Anita and Martin have been part of this network since 2008. At the end of May each year, they fertilise their plots with nitrogen, phosphorous and potassium. At the beginning of July the vegetation is cut by hand. The quantity of cut plant material indicates how much biomass was produced during the vegetation period – a simple way of measuring the influence of browsing and fertilisation. Even though the project is far from finished, many findings are available. They are alarming: if nutrients are applied to grasslands where there are no large herbivores, plant diversity decreases markedly. On the sites in Val Müstair today, red fescue (Festuca rubra), a common and widespread grass species, is practically the only plant still growing. The interactions in the food web there have been greatly disturbed.
The experiment is not just based on theoretical considerations: the number of large wild herbivores has, since the end of the last Ice Age, diminished worldwide. This is probably connected with the emergence of modern humans. In addition, since industrialisation, the stocks of nitrogen and phosphate worldwide have increased by 100 % to 500 % due to the overuse of artificial fertilisers in agriculture. Applying fertilisers in areas where large herbivores are absent leads to species-poor and instable ecosystems, which are scarcely capable of still reacting to changing environmental conditions.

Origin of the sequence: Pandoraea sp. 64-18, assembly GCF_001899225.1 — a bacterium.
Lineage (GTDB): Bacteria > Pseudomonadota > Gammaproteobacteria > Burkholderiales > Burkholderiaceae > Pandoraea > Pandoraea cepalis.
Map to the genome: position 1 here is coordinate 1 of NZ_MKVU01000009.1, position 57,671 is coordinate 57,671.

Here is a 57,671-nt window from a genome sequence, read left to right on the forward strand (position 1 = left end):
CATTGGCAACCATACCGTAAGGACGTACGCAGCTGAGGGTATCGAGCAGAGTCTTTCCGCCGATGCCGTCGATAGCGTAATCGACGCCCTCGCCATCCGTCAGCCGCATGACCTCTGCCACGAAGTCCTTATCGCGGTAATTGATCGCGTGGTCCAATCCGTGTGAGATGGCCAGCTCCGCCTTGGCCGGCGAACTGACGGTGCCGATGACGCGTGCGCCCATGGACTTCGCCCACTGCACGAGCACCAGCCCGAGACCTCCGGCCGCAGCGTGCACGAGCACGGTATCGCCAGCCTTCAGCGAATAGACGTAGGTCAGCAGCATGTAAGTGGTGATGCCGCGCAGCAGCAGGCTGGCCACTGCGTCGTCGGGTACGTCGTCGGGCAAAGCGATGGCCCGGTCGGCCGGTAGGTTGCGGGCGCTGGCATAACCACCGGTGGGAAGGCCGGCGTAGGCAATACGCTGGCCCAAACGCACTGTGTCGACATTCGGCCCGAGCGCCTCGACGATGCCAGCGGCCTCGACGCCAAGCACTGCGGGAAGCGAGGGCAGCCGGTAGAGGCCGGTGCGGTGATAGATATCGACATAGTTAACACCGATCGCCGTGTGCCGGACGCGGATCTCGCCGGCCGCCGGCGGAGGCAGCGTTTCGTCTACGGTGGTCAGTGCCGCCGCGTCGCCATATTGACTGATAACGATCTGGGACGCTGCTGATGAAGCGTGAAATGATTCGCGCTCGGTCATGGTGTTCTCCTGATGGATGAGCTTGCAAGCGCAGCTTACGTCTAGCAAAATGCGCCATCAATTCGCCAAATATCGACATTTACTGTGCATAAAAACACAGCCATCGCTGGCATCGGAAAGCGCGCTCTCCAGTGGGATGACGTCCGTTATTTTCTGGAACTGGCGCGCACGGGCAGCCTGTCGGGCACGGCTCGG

Exchanging ideas, experiences and data
Global networks like NutNet enable a look beyond the fence. “Through exchanging with researchers from other continents, we can learn to understand our own system better,” maintains Anita. “Many hypotheses in botany are based, for example, on the conditions prevailing in the Northern Hemisphere. If these hypotheses are tested in the Southern Hemisphere, it quickly becomes apparent that some of them do not apply there.” This insight helps to throw preconceived ideas overboard and to understand better how everything is interconnected.
The personal contact between the researchers is very important, and not just during working hours. “Often joint projects take shape over a beer after work,” says Martin. At one of the annual meetings of the NutNet Network, the two of them got to know the Australian, Jennifer Firn, from the Queensland University of Technology in Brisbane. She found the exclosure experiment in the National Park very interesting and suggested that Anita and Martin collaborate with her. Perhaps the exclosures will soon be used in Australia – the research proposals have been submitted. In this case, however, it will not be red deer and marmots that need to be excluded from the vegetation, but rather kangaroos and wombats. (Lisa Bose, Diagonal 2/18)